UPDATED: Interrogation expert: Waterboarding set back bin Laden hunt by a couple of years

UPDATE: Here's the story, which is getting a wildly enthusiastic response so far (thank you!). Meanwhile, because so many of my commenters and emailers have expressed an open mind about both the effectiveness and the morality of torture, I thought you'd also like to read this excellent editorial in the New York Times:

There are many arguments against torture. It is immoral and illegal and counterproductive. The Bush administration’s abuses — and ends justify the means arguments — did huge damage to this country’s standing and gave its enemies succor and comfort. If that isn’t enough, there is also the pragmatic argument that most experienced interrogators think that the same information, or better, can be obtained through legal and humane means.

No matter what Mr. Yoo and friends may claim, the real lesson of the Bin Laden operation is that it demonstrated what can be done with focused intelligence work and persistence.

Here's a tease from my article in tomorrow's Daily News about the tortured debate over torture (link whenever it goes online):

Indeed, one former senior Air Force interrogator from the Iraq war, who has written two books under the pseudonym Matthew Alexander, told the Daily News last night he believes that the waterboarding of top bin Laden aides in the early 2000s may have actually slowed down the search by a couple of years.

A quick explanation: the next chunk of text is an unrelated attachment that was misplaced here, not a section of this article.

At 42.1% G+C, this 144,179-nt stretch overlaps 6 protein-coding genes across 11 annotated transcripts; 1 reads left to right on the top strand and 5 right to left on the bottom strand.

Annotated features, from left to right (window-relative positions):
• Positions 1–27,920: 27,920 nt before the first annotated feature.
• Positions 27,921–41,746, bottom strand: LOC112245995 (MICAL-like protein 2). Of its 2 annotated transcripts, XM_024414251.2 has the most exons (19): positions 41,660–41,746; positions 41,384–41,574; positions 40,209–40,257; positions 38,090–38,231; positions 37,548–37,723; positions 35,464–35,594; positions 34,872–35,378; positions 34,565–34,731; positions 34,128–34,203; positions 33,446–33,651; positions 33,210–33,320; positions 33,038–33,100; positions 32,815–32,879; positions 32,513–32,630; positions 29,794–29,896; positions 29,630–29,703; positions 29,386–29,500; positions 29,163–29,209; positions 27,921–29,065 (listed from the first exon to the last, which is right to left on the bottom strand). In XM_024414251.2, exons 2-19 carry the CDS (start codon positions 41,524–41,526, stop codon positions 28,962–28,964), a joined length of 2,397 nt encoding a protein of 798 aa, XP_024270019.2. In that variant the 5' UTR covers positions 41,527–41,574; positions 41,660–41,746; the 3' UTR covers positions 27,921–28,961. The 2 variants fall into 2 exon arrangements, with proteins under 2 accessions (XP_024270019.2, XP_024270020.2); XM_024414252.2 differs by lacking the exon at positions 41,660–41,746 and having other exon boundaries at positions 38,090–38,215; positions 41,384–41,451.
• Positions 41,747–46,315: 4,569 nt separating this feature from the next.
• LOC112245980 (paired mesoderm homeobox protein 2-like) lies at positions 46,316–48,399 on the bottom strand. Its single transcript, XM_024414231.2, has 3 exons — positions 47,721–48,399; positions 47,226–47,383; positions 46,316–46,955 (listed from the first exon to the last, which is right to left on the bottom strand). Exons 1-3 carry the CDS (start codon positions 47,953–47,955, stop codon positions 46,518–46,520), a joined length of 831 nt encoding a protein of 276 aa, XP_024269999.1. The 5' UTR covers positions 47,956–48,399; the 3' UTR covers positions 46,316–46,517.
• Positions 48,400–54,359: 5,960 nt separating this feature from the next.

Alexander — author of the recent Kill or Capture: How a Special Operations Task Force Took Down a Notorious al Qaeda Terroristsaid that waterboarding bin Laden aide Khalid Sheikh Mohammed phony leads about the terrorist’s courier, and a second al-Qaeda higher-up gave agents a fake name. “That led to the CIA wasting time and resources,” he said.

Do I mention yesterday that torture doesn't work, in addition to being illegal and immoral. I believe that I did.

Regarding the Leon Panetta comments that so many of you have made sure that I know about, I think the CIA director's actual words are pretty ambiguous and inconclusive (and Michael Smerconish, a longtime advocate of, ahem, "enhanced interrogation" agrees; he told me in an email for my article that "Panetta seemed to hedge with Brian Williams"). Remember, Panetta sees his mission as improving the morale of agents who were ordered to conduct the Bush-era torture -- which is why he's not the torture-blaster he was before taking the post. He also said it's an "open question" whether torture produces intel you can't get otherwise; Alexander told me what other skilled interrogators have also said: That torture produces lies and useless information.

But like Journey always said, don't stop believin', you torture enthusiasts out there.